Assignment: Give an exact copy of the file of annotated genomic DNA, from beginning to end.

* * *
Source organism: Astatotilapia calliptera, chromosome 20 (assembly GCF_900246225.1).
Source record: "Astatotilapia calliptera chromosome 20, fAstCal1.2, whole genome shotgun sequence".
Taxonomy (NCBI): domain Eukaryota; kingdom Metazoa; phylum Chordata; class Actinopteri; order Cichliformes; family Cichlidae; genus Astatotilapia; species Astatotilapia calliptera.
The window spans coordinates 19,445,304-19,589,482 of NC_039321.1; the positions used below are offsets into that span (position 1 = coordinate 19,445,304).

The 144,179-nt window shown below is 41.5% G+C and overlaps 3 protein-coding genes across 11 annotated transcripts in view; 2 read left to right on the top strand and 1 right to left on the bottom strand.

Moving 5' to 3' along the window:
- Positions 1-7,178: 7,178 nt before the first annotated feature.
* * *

Source organism: Astatotilapia calliptera, chromosome 20 (assembly GCF_900246225.1).
Source record: "Astatotilapia calliptera chromosome 20, fAstCal1.2, whole genome shotgun sequence".
Taxonomy (NCBI): domain Eukaryota; kingdom Metazoa; phylum Chordata; class Actinopteri; order Cichliformes; family Cichlidae; genus Astatotilapia; species Astatotilapia calliptera.
The window spans coordinates 19,445,304-19,589,482 of NC_039321.1; the positions used below are offsets into that span (position 1 = coordinate 19,445,304).

The 144,179-nt window shown below is 41.5% G+C and overlaps 3 protein-coding genes across 11 annotated transcripts in view; 2 read left to right on the top strand and 1 right to left on the bottom strand.

Moving 5' to 3' along the window:
- Positions 1-7,178: 7,178 nt before the first annotated feature.